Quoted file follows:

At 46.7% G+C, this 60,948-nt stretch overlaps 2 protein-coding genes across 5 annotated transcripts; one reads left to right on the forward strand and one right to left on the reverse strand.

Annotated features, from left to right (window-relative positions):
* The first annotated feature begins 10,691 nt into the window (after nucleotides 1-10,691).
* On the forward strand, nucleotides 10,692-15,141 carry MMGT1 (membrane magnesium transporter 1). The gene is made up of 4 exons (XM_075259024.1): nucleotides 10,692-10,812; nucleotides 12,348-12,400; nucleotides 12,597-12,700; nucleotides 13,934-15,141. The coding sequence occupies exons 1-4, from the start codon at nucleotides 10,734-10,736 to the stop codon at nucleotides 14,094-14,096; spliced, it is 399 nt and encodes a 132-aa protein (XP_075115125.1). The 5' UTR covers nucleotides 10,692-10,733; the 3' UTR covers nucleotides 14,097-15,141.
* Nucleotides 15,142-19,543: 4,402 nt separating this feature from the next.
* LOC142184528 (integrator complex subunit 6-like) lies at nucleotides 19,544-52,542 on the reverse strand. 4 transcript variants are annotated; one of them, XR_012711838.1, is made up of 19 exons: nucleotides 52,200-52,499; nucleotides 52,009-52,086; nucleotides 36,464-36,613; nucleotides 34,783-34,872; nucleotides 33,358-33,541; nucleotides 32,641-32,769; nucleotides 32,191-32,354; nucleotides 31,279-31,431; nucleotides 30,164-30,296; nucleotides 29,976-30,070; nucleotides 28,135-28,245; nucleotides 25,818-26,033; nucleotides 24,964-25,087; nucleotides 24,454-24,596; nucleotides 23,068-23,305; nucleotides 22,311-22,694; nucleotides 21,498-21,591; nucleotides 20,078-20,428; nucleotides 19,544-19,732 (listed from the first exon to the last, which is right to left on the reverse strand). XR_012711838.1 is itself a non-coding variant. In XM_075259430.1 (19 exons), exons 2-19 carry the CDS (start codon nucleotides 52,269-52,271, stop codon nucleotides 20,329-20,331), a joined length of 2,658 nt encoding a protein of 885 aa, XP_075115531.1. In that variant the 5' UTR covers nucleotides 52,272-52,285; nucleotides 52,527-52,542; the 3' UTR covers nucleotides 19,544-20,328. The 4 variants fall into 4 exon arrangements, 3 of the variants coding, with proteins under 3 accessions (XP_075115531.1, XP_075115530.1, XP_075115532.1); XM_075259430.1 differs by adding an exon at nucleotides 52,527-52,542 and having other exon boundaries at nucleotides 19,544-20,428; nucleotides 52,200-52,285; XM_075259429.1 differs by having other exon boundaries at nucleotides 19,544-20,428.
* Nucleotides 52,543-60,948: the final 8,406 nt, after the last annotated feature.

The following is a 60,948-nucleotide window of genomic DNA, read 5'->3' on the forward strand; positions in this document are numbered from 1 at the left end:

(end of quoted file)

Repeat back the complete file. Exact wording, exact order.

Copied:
At 46.7% G+C, this 60,948-nt stretch overlaps 2 protein-coding genes across 5 annotated transcripts; one reads left to right on the forward strand and one right to left on the reverse strand.

Annotated features, from left to right (window-relative positions):
* The first annotated feature begins 10,691 nt into the window (after nucleotides 1-10,691).
* On the forward strand, nucleotides 10,692-15,141 carry MMGT1 (membrane magnesium transporter 1). The gene is made up of 4 exons (XM_075259024.1): nucleotides 10,692-10,812; nucleotides 12,348-12,400; nucleotides 12,597-12,700; nucleotides 13,934-15,141. The coding sequence occupies exons 1-4, from the start codon at nucleotides 10,734-10,736 to the stop codon at nucleotides 14,094-14,096; spliced, it is 399 nt and encodes a 132-aa protein (XP_075115125.1). The 5' UTR covers nucleotides 10,692-10,733; the 3' UTR covers nucleotides 14,097-15,141.
* Nucleotides 15,142-19,543: 4,402 nt separating this feature from the next.
* LOC142184528 (integrator complex subunit 6-like) lies at nucleotides 19,544-52,542 on the reverse strand. 4 transcript variants are annotated; one of them, XR_012711838.1, is made up of 19 exons: nucleotides 52,200-52,499; nucleotides 52,009-52,086; nucleotides 36,464-36,613; nucleotides 34,783-34,872; nucleotides 33,358-33,541; nucleotides 32,641-32,769; nucleotides 32,191-32,354; nucleotides 31,279-31,431; nucleotides 30,164-30,296; nucleotides 29,976-30,070; nucleotides 28,135-28,245; nucleotides 25,818-26,033; nucleotides 24,964-25,087; nucleotides 24,454-24,596; nucleotides 23,068-23,305; nucleotides 22,311-22,694; nucleotides 21,498-21,591; nucleotides 20,078-20,428; nucleotides 19,544-19,732 (listed from the first exon to the last, which is right to left on the reverse strand). XR_012711838.1 is itself a non-coding variant. In XM_075259430.1 (19 exons), exons 2-19 carry the CDS (start codon nucleotides 52,269-52,271, stop codon nucleotides 20,329-20,331), a joined length of 2,658 nt encoding a protein of 885 aa, XP_075115531.1. In that variant the 5' UTR covers nucleotides 52,272-52,285; nucleotides 52,527-52,542; the 3' UTR covers nucleotides 19,544-20,328. The 4 variants fall into 4 exon arrangements, 3 of the variants coding, with proteins under 3 accessions (XP_075115531.1, XP_075115530.1, XP_075115532.1); XM_075259430.1 differs by adding an exon at nucleotides 52,527-52,542 and having other exon boundaries at nucleotides 19,544-20,428; nucleotides 52,200-52,285; XM_075259429.1 differs by having other exon boundaries at nucleotides 19,544-20,428.
* Nucleotides 52,543-60,948: the final 8,406 nt, after the last annotated feature.

The following is a 60,948-nucleotide window of genomic DNA, read 5'->3' on the forward strand; positions in this document are numbered from 1 at the left end: